What are the most common causes of heel pain? Take a look at the Mayo Clinic website. They list 17 potential issues that may be causing the pain you are feeling.
There are 26 bones, 33 joints, and a total of 100+ muscles, tendons, and ligaments in each foot. Of the bones, the heel bone is the largest. Due to its critical location on the human body, it is required to absorb a great deal of weight and stress.
Stress on the heel may result from various difficulties including:
- abnormalities in how you walk;
- issues with your feet, such as flat feet or high arches, or with tight calf muscles;
- being overweight;
- shoes or other footwear that do not support your foot properly;
- a bruise resulting from excessive walking, jumping, or running on a hard surface;
- an injury of some sort.
Any of these difficulties could affect the heel bone or the soft tissue that attaches to the heel bone.
Be sure to consult your doctor if the pain is severe or if common treatments do not serve to reduce your pain.
The Big Two
Heel pain typically occurs either on the back part of the heel or on the bottom of the heel. Of the 17 potential heel pain causes, the two most common culprits are plantar fasciitis and Achilles tendinitis. Your issues could also be caused by afflictions such as fibromyalgia, gout, pinched nerves, or stress fractures, among others.
If your pain is focused on the back side of your heel then you most likely are suffering from Achilles tendinitis. This is typically an overuse injury. It commonly affects the area where your Achilles tendon attaches to your heel bone.
What leads to tendinitis? Here are two common scenarios: If you are a runner and you suddenly increase the length or intensity of your runs, you could fall prey to this type of pain. Additionally, if you are middle-aged and a weekend warrior, playing sports primarily once a week, tendinitis will often become an issue.
But if the pain is on the bottom of your foot, typically in the center or the side of your heel, then the most common cause is plantar fasciitis. It is, by the way, the number one cause of heel pain.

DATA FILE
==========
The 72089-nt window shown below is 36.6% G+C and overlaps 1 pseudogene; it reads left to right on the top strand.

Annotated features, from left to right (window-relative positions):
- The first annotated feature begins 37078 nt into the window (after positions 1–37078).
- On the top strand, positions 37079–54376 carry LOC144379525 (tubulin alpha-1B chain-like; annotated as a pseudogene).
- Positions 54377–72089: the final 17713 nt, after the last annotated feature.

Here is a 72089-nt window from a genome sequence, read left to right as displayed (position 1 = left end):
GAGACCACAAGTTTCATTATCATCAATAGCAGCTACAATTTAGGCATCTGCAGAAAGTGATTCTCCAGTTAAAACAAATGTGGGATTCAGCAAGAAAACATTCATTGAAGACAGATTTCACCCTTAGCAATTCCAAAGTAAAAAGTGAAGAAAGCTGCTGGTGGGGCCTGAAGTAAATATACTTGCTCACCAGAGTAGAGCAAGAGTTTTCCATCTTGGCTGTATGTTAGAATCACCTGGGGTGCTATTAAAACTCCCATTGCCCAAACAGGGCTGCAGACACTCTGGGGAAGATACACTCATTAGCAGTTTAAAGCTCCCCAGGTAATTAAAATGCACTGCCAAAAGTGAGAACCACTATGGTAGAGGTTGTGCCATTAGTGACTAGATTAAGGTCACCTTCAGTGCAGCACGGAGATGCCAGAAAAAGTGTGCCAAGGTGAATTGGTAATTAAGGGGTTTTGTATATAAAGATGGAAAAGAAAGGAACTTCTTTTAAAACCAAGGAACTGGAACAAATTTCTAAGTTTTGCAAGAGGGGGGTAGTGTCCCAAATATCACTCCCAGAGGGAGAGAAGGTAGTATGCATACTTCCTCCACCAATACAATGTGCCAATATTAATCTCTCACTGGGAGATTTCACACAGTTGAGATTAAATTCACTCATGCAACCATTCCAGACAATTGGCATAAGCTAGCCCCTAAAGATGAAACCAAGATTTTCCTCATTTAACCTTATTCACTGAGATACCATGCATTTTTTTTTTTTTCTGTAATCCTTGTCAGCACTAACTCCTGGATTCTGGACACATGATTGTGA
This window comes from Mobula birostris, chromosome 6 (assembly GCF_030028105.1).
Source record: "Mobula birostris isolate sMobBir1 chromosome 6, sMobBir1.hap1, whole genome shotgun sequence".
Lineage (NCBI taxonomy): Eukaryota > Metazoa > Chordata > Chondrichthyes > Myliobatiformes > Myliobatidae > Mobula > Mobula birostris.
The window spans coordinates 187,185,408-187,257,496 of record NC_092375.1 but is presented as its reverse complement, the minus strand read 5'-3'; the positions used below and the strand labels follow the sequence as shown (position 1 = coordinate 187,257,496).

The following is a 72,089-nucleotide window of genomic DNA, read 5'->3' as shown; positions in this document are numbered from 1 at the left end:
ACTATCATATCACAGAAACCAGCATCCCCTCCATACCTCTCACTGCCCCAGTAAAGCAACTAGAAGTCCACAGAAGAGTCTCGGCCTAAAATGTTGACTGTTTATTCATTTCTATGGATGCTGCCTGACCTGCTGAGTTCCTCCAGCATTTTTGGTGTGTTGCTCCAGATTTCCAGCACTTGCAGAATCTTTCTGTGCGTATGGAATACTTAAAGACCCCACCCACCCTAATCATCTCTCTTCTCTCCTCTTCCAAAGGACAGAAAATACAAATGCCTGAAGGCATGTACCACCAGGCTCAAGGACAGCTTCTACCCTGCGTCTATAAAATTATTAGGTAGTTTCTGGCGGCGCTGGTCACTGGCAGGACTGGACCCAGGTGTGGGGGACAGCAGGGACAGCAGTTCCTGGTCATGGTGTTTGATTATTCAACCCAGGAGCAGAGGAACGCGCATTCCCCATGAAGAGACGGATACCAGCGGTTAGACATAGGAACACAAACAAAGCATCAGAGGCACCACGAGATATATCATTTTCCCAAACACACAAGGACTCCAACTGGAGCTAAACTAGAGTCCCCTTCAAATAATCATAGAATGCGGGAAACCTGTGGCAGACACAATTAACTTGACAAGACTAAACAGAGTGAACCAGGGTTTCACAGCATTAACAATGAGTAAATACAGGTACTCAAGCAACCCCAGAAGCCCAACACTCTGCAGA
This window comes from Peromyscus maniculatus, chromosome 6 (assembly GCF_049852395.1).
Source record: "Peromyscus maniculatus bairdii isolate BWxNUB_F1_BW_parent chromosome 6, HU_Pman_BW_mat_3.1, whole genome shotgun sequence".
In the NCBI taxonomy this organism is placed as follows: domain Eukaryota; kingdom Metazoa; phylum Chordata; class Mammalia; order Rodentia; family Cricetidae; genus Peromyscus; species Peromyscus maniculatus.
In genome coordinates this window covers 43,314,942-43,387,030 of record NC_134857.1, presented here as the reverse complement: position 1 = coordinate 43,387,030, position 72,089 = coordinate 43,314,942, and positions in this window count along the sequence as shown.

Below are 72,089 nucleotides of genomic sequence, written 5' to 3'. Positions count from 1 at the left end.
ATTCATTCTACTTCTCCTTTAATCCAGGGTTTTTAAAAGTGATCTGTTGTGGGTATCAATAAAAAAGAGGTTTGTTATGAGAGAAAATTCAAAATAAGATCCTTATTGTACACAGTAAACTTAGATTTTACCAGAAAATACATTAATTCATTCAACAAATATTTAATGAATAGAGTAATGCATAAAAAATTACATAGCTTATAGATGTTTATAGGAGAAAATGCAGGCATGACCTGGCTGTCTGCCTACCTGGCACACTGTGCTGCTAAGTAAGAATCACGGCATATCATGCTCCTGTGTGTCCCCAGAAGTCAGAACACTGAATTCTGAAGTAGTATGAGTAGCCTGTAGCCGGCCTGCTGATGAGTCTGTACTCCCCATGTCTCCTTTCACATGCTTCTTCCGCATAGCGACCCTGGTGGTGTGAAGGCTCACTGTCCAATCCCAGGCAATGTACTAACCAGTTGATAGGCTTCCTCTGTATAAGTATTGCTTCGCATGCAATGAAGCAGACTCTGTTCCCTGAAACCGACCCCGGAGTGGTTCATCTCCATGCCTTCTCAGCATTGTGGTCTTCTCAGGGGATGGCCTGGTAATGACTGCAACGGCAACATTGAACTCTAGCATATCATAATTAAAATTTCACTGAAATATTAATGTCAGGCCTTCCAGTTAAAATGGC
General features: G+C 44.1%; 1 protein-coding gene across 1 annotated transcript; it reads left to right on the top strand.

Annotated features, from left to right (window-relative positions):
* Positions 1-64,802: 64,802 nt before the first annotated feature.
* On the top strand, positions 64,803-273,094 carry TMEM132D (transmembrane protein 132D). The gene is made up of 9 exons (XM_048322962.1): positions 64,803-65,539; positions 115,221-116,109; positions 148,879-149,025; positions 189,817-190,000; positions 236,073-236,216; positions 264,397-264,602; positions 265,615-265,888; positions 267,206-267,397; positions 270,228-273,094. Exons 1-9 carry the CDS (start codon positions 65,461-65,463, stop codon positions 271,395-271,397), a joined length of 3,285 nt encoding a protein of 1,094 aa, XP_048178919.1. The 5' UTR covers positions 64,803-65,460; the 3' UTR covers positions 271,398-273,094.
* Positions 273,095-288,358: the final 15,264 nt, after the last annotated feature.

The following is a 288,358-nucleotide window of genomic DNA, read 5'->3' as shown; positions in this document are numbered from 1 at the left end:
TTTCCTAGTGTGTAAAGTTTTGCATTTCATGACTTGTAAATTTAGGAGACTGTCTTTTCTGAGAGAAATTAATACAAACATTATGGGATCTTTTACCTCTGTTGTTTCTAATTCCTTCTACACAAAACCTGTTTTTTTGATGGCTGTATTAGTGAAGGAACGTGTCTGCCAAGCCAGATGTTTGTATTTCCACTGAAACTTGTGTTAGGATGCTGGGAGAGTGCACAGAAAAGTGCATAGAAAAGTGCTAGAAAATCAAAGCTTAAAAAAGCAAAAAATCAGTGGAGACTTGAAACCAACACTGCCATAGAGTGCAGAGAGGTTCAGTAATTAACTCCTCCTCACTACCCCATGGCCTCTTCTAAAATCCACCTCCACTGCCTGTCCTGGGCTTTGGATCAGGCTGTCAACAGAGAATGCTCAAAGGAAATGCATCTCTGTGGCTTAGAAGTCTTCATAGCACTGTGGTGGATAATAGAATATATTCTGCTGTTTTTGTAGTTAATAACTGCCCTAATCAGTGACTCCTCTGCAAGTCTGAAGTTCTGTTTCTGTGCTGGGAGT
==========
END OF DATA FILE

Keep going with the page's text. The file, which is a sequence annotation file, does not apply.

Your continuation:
Traditional, accepted definitions state that plantar fasciitis is typically caused by overuse of the plantar fascia, a thick band of tissue running along the bottom of your foot. This tissue connects the heel bone to the toes. When the plantar fascia is strained beyond normal for a period of time, the fibers in the fascia may tear or stretch along its length, causing pain.
An alternative theory, based on research from a 2003 study of fascia tissue taken from 50 plantar fasciitis patients, is that restricted blood flow to the heel area is causing cells to die off. This cell death leaves the foot weakened, allowing the micro-tears in the fascia. You can learn more about this interesting theory by reading What is Plantar Fasciosis?.
Read more about the definition and characteristics of plantar fasciitis on the How to Diagnose Plantar Fasciitis page on this website.
What You Will Find On This Site
This site will not try to cover all heel pain causes. It is initially focused on plantar fasciitis and bottom-of-the-heel pain.
Eliminate Heel Pain will delve into the symptoms and treatment of plantar fasciitis pain, including common therapy and exercises to relieve the pain. It will also present and review available products that can be used to treat the symptoms of plantar fasciitis.
2 thoughts on “17 Common Causes of Heel Pain”
I appreciate you explaining more about the two many causes of foot pain. It’s important that we are able to identify the symptoms of these foot issues as soon as possible. If it is an overuse injury, then you will need to see a foot and ankle specialist who can get you the right treatment and help you develop a plan for staying of that foot so it can heal.
I agree, Bernard. It is critical to identify the symptoms right away. That’s why one of my first articles talked about the RICE method of handling foot pain. To this point in life I’ve never suffered from overuse foot injuries but I know that I could easily fall victim to such injury because I’m now older and have a somewhat more sedentary lifestyle, so a sudden change to go “hiking” or “hill climbing” too much could cause problems. Obviously I did run into plantar fasciitis pain and I don’t wish that on anyone. I found it interesting that your Hoyal site referred to the same Mayo Clinic website (to define the feet issues that the clinic typically sees) as my article. Thanks for commenting.